A historical marker near the Cleveland
home where a teenage Jerry Siegel and Joe Shuster created Superman has been
The likely culprits, The Plain Dealer reports, are scrap-metal thieves
who mistook the plaque for bronze because of its coloring. It’s actually made of
The sign was installed by the city at the
intersection of St. Clair Avenue and East 105th Street in 2003, the 65th
anniversary of the release of Action
Comics #1. The nearby house where the Siegel family lived until 1950, and
where the young collaborators dreamed up the Man of Steel, was restored in 2008
through efforts spearheaded by the nonprofit Siegel and Shuster Society. Two larger markers created by
that group hang on a fence outside the Glenville neighborhood home.
If there’s a silver, or aluminum, lining to the theft, it’s that it provides
officials with the opportunity to make a correction on the replacement: Siegel’s
last name was misspelled on one side of the original marker.
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LOS ANGELES – When the final season of “Smallville” began, Erica Durance
found herself getting more than a little nostalgic.
“I never want a good thing to end,” the actress who plays Lois Lane says.
“But every chapter has to close.”
In the series’ final season, Lois and Clark Kent are closer than ever; he’s
assuming his place as Superman. And the final episode? It has to be good,
Durance says. “People have watched this for 10 years. They’ve lived the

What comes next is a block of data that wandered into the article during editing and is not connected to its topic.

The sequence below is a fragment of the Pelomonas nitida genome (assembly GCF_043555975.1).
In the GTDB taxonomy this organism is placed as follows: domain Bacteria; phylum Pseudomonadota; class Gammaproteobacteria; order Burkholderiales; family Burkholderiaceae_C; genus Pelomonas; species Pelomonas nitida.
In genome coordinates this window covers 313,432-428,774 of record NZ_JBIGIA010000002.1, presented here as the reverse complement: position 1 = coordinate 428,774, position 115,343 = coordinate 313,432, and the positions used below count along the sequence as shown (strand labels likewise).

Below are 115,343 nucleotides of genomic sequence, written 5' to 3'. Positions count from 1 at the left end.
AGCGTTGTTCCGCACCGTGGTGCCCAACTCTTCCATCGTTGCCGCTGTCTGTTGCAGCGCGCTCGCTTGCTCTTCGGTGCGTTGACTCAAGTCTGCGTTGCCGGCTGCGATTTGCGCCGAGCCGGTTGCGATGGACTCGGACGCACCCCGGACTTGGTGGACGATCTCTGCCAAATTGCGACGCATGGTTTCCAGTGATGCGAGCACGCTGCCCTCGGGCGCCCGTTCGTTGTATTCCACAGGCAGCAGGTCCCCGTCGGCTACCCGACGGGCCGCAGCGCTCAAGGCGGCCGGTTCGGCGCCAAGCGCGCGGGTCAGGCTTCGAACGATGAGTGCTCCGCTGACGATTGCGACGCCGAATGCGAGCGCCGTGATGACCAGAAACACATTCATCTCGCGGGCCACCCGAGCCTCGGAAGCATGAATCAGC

When the series started, neither character seemed headed toward the
inevitable. Indeed, Durance didn’t even think about the “Lois and Clark”
scenario. “I almost purposely wouldn’t allow myself to think, ‘This is who she
is in the end.’ I wanted to be free to see where they might go. I didn’t want to
put pressure on the relationship.”
Still, she knew the weight of playing an iconic comic book hero. In the
drama’s first season, Durance went to a comic book convention and a woman put
her hands over the actress’ eyes. “You hit it out of the park, kid,” the woman
said. “I looked and it was Margot Kidder. I just froze for a moment.”
The list of women who have played the role – Kidder included, Durance says,
is pretty daunting. “But I’ve gotten so much joy out of doing it, I would never
want to run away from it. I’d consider it an honor if people still referred to
me as Lois 20 years from now.”
Unlike her predecessors, Durance got a chance to show a stronger side to the
character. In addition to being a tough reporter, she got to face down villains
and keep Clark Kent in line.
“I like playing Lois because she’s flawed…she’s a little bit of everything
and maybe does the wrong thing but she turns around, she dusts herself off and
she keeps going. “
When “Smallville” showed “future” Lois, “I had tingles,” Durance says. “It
was so much fun. I got to see where this metamorphosis was headed.”
Co-star Tom Welling, she says, has been a great companion on the journey.
“You know how you meet people and you immediately have the same goals and
perspective? That’s how we were. We both wanted to make a great product…like a
fine wine, the relationship has changed.”
Although Durance has her eye on Lois’ Daily Planet nameplate as a keepsake,
she hasn’t taken the job lightly. “I have scrapbooked the whole series. Things
that seem so inconsequential – like my ticket for the first flight to L.A. – are
there. So whenever I want to remember what went on I just go to the
And Lois? Durance’s performance was always inspired by someone close. “I
always asked myself, ‘What would my mom do?’ That usually meant something that